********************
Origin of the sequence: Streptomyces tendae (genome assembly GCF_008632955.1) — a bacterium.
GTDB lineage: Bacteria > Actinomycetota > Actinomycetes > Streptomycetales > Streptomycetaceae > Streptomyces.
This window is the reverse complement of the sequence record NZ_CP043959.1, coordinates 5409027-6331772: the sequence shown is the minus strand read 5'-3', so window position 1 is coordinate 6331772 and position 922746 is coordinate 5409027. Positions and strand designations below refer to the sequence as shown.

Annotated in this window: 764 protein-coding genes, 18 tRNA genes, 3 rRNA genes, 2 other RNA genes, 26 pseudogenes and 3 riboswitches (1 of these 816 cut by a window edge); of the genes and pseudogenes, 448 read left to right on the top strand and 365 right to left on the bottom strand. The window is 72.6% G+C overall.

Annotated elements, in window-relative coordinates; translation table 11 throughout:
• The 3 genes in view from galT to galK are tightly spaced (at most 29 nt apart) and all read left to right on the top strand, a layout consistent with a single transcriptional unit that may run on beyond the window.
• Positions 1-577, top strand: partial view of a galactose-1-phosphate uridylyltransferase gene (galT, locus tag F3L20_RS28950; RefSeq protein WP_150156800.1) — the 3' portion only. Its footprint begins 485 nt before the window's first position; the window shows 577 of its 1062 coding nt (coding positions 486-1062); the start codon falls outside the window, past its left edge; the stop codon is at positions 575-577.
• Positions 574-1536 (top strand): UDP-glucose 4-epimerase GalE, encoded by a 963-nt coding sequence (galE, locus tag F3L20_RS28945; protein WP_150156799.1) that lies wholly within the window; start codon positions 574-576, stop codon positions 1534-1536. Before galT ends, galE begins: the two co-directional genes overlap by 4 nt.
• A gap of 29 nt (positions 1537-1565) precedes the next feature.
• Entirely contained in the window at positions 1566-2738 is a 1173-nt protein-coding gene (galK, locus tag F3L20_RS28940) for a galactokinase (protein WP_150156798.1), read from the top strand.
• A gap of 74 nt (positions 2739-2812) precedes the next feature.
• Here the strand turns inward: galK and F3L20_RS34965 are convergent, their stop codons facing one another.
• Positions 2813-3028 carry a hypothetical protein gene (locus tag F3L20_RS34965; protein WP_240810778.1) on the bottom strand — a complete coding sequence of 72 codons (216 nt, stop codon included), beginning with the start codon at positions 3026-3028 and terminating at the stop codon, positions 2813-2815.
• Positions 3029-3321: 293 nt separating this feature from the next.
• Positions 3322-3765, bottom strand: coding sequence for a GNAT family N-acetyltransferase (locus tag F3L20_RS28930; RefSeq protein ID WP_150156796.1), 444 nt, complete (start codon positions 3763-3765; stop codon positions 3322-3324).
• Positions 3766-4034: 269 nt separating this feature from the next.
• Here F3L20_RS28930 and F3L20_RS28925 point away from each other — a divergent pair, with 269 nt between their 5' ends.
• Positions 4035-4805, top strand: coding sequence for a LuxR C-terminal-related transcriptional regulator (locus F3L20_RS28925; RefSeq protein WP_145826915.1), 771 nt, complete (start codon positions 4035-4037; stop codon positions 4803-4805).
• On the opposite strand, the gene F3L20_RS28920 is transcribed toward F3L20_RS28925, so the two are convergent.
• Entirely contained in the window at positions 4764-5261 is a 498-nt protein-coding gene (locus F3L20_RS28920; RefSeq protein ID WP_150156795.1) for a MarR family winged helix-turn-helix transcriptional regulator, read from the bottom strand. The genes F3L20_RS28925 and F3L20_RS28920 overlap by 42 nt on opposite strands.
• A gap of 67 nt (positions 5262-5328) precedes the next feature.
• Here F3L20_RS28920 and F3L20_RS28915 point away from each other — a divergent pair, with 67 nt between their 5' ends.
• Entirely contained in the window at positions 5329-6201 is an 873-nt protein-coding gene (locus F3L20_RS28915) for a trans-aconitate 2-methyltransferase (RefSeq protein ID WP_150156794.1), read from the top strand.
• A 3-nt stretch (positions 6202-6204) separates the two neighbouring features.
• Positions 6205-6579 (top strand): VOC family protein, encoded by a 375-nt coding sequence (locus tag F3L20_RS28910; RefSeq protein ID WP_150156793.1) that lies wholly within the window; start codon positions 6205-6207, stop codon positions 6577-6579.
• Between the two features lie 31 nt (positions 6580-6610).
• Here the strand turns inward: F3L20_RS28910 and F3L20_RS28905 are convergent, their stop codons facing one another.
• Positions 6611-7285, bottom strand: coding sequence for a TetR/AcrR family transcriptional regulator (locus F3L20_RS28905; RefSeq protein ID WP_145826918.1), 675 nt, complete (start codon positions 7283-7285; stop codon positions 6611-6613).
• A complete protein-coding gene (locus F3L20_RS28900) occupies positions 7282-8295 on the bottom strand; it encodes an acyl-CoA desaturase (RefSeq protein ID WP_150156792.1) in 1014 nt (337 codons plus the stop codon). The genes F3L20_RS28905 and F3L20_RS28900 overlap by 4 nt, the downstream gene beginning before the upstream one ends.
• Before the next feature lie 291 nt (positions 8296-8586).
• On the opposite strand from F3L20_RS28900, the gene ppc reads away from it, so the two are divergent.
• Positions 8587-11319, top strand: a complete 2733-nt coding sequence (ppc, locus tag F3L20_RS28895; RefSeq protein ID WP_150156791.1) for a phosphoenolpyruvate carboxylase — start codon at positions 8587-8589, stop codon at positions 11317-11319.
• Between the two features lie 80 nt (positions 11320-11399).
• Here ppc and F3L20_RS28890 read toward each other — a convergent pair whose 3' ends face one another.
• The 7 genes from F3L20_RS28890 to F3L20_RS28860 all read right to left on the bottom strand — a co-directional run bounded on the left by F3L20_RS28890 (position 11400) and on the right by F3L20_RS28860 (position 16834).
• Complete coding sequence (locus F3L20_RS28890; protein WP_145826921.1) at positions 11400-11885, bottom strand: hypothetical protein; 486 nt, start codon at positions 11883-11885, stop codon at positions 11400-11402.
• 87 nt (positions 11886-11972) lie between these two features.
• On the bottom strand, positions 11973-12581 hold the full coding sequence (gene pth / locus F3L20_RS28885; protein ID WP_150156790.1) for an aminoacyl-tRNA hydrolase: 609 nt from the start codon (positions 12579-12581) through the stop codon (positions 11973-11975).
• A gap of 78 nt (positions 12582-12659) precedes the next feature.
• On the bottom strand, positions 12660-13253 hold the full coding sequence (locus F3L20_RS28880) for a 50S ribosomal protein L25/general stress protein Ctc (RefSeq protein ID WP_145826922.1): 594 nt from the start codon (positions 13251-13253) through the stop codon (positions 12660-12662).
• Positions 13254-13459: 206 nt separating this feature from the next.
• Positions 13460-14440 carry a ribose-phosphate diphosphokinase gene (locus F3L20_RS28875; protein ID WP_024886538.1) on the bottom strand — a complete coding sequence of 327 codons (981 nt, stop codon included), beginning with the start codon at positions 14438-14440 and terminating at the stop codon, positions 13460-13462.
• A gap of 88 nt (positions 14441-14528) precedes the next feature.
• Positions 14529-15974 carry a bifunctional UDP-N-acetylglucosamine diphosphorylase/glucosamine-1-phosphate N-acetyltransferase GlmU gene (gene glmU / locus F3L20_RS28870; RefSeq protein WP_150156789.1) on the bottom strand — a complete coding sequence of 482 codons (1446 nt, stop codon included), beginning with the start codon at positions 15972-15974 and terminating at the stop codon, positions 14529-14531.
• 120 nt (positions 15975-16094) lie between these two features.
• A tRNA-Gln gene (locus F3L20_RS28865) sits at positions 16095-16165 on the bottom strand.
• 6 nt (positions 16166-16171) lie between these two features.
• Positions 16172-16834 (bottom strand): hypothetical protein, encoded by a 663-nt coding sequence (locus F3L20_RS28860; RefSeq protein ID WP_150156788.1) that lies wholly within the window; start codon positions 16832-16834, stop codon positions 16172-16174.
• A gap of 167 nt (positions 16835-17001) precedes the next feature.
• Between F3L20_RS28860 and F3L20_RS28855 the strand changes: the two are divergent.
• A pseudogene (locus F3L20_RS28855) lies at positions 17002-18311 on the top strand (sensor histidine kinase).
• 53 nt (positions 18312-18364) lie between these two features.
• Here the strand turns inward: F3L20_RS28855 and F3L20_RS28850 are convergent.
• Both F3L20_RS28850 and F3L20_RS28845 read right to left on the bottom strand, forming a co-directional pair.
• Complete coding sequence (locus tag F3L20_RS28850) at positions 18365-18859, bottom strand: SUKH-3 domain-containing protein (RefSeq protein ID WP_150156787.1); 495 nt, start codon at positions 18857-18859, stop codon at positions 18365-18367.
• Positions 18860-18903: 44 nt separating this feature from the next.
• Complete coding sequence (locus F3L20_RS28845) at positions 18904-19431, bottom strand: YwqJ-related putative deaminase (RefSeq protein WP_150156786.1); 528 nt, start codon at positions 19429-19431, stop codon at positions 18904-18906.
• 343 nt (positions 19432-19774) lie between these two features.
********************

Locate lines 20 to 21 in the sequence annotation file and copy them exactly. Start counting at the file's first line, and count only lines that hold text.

• Entirely contained in the window at positions 4764-5261 is a 498-nt protein-coding gene (locus F3L20_RS28920; RefSeq protein ID WP_150156795.1) for a MarR family winged helix-turn-helix transcriptional regulator, read from the bottom strand. The genes F3L20_RS28925 and F3L20_RS28920 overlap by 42 nt on opposite strands.
• A gap of 67 nt (positions 5262-5328) precedes the next feature.